A misconfigured Amazon Web Services server operated by the U.S. Army’s Intelligence and Security Command was publicly available on the open internet, according to findings by UpGuard researcher Chris Vickery.
The hard drive’s content, which included classified material belonging to the National Security Agency, was stored on a unprotected, unlisted server, containing information about an outdated Army intelligence sharing project codenamed “Red Disk.”
Red Disk represents a defunct project that was previously spearheaded by INSCOM in order to improve one of the Army’s legacy platforms known as the distributed common ground system (DCGS). Red Disk was meant to act as a customizable cloud system for soldiers and other operators in field to access, organize and share active reports regarding military activities, including information gathering efforts.
The publicly accessible files provide an overview of how Red Disk functioned and could have been deployed. Other confidential information stored on the disk image included a mention of applications used inside Red Disk as well as a series of private keys owned by a contractor that appear to have been used by the platform in order for the database to connect to other servers on the intelligence community’s own networks.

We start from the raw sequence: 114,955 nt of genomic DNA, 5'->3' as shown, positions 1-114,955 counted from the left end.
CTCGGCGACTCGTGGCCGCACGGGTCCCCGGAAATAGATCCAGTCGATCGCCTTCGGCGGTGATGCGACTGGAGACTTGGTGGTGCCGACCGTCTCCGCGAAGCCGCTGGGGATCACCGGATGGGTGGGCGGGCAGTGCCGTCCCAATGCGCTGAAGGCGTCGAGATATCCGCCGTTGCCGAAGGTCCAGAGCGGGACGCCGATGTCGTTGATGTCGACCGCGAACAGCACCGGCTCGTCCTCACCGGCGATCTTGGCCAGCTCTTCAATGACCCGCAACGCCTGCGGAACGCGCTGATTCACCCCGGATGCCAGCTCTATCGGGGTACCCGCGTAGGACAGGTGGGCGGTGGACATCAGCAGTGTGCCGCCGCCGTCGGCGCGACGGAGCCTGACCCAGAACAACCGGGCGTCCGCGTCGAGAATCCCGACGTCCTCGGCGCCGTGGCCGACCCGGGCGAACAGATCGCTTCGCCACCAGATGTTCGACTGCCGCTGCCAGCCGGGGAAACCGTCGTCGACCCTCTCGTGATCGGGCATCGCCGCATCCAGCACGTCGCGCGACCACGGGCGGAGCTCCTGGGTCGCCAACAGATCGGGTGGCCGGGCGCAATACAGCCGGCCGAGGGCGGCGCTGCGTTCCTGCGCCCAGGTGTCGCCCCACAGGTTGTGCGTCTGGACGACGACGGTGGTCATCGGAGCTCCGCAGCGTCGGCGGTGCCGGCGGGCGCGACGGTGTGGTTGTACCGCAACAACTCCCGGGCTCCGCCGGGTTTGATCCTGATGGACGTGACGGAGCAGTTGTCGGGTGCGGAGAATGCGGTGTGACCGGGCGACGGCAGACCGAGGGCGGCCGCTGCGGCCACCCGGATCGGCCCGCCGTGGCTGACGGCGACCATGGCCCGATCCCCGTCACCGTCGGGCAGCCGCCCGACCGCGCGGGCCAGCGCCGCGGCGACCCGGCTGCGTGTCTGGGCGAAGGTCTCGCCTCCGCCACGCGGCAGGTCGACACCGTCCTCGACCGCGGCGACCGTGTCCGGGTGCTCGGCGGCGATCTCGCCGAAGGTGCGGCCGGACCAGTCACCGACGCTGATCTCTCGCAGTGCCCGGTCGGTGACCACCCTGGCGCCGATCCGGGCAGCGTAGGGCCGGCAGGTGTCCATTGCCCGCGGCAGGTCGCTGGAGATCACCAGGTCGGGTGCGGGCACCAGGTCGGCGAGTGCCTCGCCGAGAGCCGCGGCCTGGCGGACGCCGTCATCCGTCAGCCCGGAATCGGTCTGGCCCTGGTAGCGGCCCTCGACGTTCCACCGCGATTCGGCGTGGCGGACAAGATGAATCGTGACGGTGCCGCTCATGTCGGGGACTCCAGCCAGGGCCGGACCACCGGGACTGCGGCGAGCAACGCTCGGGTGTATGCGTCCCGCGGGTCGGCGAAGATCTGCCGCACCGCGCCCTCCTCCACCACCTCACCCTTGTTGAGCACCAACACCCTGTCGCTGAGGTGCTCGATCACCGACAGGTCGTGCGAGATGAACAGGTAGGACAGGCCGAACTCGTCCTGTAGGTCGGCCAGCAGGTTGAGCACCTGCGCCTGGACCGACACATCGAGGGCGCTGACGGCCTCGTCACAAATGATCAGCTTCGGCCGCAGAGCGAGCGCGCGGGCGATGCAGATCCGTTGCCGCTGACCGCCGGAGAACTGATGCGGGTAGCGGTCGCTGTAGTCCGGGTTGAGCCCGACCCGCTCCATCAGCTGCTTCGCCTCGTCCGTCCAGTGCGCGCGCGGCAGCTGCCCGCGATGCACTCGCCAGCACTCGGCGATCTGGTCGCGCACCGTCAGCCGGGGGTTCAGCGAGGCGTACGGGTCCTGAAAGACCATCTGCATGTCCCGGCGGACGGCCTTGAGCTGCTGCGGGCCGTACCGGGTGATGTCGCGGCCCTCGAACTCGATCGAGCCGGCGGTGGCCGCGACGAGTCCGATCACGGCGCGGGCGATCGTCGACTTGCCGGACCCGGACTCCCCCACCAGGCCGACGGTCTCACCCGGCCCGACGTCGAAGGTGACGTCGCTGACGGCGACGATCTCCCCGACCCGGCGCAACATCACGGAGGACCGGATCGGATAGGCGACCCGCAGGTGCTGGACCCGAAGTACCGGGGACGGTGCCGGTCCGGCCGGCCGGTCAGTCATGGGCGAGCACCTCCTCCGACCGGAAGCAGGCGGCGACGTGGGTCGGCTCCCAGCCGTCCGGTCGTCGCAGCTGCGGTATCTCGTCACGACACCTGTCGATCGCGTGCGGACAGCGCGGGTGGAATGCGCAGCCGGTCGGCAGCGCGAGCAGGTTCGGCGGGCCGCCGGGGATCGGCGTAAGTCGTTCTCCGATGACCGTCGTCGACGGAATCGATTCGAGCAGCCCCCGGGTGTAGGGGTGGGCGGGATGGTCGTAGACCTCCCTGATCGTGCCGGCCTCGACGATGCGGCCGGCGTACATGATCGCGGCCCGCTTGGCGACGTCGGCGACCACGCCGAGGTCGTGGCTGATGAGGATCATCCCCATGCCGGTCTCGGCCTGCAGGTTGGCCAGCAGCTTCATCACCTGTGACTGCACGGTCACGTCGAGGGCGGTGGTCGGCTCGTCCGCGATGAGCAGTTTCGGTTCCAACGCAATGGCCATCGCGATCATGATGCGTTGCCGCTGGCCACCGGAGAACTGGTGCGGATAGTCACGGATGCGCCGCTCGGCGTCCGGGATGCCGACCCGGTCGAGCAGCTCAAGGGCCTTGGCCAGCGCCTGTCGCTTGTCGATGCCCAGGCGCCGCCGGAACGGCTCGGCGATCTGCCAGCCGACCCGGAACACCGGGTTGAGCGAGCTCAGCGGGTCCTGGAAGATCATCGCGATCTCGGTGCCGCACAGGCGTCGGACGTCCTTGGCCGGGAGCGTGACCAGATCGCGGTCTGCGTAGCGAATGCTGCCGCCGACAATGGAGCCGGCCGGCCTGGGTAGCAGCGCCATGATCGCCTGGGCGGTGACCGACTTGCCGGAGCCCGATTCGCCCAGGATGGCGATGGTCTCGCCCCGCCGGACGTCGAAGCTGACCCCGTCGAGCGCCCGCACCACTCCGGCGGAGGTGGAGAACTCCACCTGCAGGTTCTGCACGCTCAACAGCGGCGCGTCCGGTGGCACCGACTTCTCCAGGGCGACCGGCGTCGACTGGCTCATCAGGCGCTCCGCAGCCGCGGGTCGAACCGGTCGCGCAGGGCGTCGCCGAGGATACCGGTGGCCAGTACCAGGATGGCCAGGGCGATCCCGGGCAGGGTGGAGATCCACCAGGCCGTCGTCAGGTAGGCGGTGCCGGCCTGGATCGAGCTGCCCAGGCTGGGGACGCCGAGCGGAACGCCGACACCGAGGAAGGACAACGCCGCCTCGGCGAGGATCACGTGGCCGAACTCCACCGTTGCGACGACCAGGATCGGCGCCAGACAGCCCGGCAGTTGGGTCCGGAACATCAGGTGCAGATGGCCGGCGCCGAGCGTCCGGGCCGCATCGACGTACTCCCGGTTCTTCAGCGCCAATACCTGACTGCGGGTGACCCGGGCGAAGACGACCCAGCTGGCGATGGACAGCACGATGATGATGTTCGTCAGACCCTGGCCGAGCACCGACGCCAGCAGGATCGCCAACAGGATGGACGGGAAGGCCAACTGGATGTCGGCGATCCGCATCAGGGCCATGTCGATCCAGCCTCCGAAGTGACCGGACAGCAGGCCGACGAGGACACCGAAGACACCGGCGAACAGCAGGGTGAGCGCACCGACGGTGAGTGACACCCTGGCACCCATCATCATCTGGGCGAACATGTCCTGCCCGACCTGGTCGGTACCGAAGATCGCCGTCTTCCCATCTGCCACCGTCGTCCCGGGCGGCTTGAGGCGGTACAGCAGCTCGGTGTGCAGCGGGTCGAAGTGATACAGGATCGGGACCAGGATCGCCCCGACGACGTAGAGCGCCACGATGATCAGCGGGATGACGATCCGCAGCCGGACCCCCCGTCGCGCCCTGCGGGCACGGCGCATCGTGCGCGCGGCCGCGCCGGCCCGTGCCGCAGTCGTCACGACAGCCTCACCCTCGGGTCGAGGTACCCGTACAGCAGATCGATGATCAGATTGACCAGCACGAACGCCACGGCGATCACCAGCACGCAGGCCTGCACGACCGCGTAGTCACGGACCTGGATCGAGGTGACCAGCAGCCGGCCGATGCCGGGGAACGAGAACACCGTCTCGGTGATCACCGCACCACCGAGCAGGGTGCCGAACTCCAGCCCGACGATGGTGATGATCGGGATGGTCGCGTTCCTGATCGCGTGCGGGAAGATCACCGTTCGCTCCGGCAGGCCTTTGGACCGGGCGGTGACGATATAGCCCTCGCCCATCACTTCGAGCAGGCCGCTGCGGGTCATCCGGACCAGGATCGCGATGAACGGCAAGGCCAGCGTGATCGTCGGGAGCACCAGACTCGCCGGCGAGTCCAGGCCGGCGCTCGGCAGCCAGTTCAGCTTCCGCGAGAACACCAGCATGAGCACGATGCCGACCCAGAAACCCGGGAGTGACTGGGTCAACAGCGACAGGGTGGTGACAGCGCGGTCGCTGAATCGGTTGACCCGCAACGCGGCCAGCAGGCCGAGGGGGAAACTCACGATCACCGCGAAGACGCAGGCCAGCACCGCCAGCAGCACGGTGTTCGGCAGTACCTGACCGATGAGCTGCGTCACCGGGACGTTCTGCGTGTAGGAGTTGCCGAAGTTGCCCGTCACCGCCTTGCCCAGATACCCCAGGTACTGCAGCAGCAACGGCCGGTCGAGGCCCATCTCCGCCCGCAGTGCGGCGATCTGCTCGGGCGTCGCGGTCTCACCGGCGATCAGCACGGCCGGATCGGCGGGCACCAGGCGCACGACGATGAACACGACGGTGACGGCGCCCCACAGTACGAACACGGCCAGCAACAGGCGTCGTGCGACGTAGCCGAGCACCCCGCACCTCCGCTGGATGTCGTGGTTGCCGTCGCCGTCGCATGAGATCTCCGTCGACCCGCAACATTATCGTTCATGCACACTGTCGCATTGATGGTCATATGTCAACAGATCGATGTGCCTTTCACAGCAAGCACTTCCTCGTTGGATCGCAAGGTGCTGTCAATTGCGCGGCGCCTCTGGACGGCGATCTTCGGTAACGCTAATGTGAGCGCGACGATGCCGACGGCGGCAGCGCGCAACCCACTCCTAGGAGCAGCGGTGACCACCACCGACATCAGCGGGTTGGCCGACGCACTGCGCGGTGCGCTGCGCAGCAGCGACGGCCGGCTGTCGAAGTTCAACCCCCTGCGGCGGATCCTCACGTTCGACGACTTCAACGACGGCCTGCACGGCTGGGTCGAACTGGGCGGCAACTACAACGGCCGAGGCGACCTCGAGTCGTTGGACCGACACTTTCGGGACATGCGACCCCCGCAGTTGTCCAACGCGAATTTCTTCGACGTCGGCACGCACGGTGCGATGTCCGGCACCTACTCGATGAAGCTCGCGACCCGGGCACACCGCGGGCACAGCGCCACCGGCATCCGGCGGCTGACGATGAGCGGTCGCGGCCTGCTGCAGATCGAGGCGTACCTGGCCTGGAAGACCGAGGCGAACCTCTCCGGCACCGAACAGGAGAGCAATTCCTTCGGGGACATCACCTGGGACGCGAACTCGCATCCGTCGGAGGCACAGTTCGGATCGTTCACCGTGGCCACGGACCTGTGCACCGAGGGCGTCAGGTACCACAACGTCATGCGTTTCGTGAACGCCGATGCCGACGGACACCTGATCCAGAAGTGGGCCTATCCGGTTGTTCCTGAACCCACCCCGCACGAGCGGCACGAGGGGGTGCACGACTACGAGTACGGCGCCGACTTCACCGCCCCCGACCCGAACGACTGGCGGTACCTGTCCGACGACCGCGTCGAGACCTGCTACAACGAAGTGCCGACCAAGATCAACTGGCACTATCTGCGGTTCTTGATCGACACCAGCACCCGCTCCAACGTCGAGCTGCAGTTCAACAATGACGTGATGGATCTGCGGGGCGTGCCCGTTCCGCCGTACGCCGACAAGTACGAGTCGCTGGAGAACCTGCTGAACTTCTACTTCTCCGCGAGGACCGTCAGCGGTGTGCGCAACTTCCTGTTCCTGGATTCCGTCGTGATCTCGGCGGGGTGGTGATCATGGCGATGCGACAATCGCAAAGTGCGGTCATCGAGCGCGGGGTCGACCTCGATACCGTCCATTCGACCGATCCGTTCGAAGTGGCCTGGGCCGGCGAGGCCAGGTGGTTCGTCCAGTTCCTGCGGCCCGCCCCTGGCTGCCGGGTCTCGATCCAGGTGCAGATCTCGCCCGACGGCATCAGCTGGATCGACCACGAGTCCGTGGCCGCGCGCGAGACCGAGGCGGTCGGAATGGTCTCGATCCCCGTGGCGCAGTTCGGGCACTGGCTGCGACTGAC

In practice, soldiers would have been able to log into Red Disk from laptops on the battlefield to view drone footage, confidential battle reports, satellite imagery and intercepted messages from adversaries that were fed into the system by defense and intelligence collection agencies like the NSA.
Although the Pentagon spent more than $90 million on the development and implementation of Red Disk, the system was never fully deployed in the field due to technical issues that hindered the rapid sharing of information.
Users often misconfigure or simply misunderstand certain settings in AWS S3 setup, which can subsequently result in the publication of sensitive information on the public internet.
Other U.S. military and intelligence outposts — such as U.S. Central Command, U.S. Pacific Command and the National Geospatial Intelligence Agency — have made similar data storage mistakes that were also identified by Vickery. He has also found similar errors at Booz Allen Hamilton, Verizon, and Viacom.
Vickery notified the Department of Defense in October about the discovery of this open storage bucket. It’s not clear if anyone else besides Vickery accessed the files since they first came online.